Tags: Lindbergh Schools News, Mehlville School District News, Web Exclusive
February 05, 2014 - The Missouri Association of School Administrators, or MASA, is calling on the Missouri State Board of Education to end additional school transfers from unaccredited school districts and stop the forced consolidation of school districts.
The association is asking the State Board of Education to negotiate improvement contracts with low-performing school districts and to deploy a variety of intervention strategies, according to a news release.
Documents submitted to the Department of Elementary and Secondary Education, or DESE, by the Missouri School Board's Association, state that the State Board of Education can use the current classifications to establish a contract with low-performing schools that specifically outlines performance expectations, a timeline for improvement, professional development activities and intervention strategies.
"The State Board of Education has the ability to immediately stop the school-transfer insanity by entering into a contract with underperforming schools in exchange for an interim or provisional accreditation," MASA Executive Director Roger Kurtz stated in the release. "As for the long-term solution, MASA in collaboration with the Cooperating School Districts of St. Louis, the Cooperating School Districts of Greater Kansas City and the Southwest Center have recommended a number of interventions to be implemented in a new accreditation level in its 'New Path to Excellence' proposal.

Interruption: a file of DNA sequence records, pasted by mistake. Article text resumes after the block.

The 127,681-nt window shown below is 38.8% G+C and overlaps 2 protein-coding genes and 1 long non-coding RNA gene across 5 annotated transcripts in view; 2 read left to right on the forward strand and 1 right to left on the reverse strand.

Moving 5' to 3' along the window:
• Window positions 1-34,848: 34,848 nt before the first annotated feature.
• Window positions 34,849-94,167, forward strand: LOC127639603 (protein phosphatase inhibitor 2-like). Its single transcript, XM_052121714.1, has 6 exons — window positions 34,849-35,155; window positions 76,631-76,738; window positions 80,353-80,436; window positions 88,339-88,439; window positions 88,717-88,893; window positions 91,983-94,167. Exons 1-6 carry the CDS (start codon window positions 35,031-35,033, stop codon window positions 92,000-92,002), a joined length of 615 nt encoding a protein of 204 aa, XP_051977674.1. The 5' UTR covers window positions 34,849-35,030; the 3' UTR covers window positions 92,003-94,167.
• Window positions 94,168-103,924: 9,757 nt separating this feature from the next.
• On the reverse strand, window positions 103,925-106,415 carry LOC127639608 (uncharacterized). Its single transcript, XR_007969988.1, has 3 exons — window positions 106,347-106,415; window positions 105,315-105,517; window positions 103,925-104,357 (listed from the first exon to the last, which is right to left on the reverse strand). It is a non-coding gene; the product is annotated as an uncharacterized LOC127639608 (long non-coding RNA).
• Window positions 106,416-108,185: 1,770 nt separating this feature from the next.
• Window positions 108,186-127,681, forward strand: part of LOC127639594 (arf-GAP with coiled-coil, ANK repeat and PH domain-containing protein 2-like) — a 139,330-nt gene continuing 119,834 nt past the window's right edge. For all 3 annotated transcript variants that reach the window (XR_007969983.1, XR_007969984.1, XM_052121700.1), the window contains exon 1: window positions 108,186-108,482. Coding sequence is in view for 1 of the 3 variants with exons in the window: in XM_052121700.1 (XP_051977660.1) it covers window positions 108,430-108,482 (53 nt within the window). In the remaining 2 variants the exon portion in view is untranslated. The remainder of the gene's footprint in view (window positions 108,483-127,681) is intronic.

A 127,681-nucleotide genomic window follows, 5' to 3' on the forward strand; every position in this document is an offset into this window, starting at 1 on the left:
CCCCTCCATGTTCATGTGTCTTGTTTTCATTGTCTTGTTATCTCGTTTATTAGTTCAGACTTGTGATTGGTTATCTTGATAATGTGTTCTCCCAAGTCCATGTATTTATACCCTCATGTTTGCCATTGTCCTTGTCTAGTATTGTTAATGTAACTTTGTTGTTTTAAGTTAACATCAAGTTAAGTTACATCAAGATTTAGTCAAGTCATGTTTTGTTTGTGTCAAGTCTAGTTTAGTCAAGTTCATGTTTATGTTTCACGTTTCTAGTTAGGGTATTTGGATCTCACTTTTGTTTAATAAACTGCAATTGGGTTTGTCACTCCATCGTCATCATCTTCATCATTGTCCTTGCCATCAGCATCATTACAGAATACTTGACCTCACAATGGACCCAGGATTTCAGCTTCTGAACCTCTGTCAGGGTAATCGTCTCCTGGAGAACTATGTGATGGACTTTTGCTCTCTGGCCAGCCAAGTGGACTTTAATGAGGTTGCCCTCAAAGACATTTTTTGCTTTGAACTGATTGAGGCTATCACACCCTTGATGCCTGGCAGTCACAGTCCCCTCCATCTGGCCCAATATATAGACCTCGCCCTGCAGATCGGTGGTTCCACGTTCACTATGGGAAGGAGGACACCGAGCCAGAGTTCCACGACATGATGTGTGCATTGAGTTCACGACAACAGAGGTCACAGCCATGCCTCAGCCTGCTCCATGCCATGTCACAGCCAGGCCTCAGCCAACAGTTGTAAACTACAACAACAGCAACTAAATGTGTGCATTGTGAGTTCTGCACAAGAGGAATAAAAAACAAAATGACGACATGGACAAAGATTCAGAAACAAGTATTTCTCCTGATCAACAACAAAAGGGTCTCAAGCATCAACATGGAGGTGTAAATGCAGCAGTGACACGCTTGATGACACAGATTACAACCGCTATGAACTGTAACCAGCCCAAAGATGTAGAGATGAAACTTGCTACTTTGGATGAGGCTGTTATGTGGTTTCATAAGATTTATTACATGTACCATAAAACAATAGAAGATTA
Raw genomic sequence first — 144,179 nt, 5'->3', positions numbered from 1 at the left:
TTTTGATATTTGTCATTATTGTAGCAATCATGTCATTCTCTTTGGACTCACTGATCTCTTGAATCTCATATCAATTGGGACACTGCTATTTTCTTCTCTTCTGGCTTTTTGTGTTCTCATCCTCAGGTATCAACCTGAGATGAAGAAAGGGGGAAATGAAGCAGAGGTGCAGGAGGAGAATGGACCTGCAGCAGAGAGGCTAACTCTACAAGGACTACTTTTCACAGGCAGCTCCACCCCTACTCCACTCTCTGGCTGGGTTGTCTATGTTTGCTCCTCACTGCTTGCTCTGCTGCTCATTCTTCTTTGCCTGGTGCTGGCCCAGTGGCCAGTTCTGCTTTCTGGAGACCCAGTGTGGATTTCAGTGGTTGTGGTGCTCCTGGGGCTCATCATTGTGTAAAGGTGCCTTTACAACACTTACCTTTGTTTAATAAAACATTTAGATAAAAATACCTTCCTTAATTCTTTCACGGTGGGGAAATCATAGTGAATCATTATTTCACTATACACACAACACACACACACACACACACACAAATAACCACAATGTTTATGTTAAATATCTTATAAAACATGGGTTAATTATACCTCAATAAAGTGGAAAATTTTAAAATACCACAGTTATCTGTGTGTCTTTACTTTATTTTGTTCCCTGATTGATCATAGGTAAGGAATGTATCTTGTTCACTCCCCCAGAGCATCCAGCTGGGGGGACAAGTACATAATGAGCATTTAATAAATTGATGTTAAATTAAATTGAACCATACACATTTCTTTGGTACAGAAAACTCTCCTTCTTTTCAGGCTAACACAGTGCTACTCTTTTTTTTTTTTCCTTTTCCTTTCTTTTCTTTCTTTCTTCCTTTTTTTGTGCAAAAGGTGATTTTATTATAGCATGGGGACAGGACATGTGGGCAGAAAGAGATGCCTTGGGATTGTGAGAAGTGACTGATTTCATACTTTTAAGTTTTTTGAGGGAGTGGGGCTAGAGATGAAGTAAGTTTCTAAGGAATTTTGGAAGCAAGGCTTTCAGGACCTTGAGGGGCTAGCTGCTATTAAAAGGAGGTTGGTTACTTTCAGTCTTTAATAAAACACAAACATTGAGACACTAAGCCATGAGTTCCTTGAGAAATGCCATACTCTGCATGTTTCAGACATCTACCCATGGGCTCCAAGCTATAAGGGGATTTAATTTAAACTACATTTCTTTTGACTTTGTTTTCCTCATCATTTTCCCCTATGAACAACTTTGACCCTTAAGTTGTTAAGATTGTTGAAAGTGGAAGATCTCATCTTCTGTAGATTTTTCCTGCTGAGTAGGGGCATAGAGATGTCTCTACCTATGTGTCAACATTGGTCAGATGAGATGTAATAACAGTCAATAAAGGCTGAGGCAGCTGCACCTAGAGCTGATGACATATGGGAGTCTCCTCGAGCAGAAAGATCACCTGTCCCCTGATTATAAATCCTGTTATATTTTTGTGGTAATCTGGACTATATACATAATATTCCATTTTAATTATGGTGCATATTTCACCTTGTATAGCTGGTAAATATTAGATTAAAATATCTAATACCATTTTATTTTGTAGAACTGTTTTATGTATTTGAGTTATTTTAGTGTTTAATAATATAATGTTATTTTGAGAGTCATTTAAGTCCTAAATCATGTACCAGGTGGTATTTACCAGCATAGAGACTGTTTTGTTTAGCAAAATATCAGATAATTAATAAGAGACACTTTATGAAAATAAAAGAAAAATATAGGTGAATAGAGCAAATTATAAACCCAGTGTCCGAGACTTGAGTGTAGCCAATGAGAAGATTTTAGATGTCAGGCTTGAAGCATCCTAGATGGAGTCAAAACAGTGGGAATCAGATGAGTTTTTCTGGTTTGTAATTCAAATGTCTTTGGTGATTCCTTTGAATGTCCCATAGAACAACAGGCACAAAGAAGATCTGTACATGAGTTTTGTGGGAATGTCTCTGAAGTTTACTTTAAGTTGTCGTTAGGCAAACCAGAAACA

"We are also aware of a new 'Missouri School Improvement Plan' that is being submitted to DESE that provides research-based interventions that could be the foundation for a school-improvement contract."
Any contract developed between DESE and the school districts must include immediate and intensive interventions that hold districts accountable to meet the goals laid out in the contract, the release stated. The school-improvement contract is broadly applicable to all school districts regardless of size or location and may be tailored to the resources available in the community and the needs of the district, according to the release.
Because of the current school-transfer law, the Normandy School District soon will be bankrupt. The state board then will assign the students to another school district. This forced consolidation will place additional financial and performance burdens on the receiving school district and its taxpayers, the release stated.
This scenario occurred in 2010 when the Wellston School District was consolidated with the Normandy School District. It will likely be repeated in other high-poverty and rural areas of the state unless action is taken, according to the release.
"By taking these steps, we believe the state board will save Missouri taxpayers millions of dollars, provide a quality education for all students, preserve community schools and strengthen local communities," Kurtz stated. "The plan submitted by the school administrators allows students currently participating in the school transfer program to continue to do so as long as they maintain residency requirements,"
Referring to the plan that DESE, the Kaufman Foundation and the Hall family purchased from Indiana-based Cities For Education Entrepreneurship Trust, or CEE Trust, Kurtz stated, "Our plan is not a concept for which thousands of dollars must be spent on out-of-state consultants. The answer has been in front of DESE the entire time, but that answer requires more effort and accountability of our state department and its leaders.
"The CEE Trust plan is nothing more than an effort by the foundations to dismantle the Kansas City School District and DESE's effort to wash its hands of the responsibility to the students residing in these affected communities."
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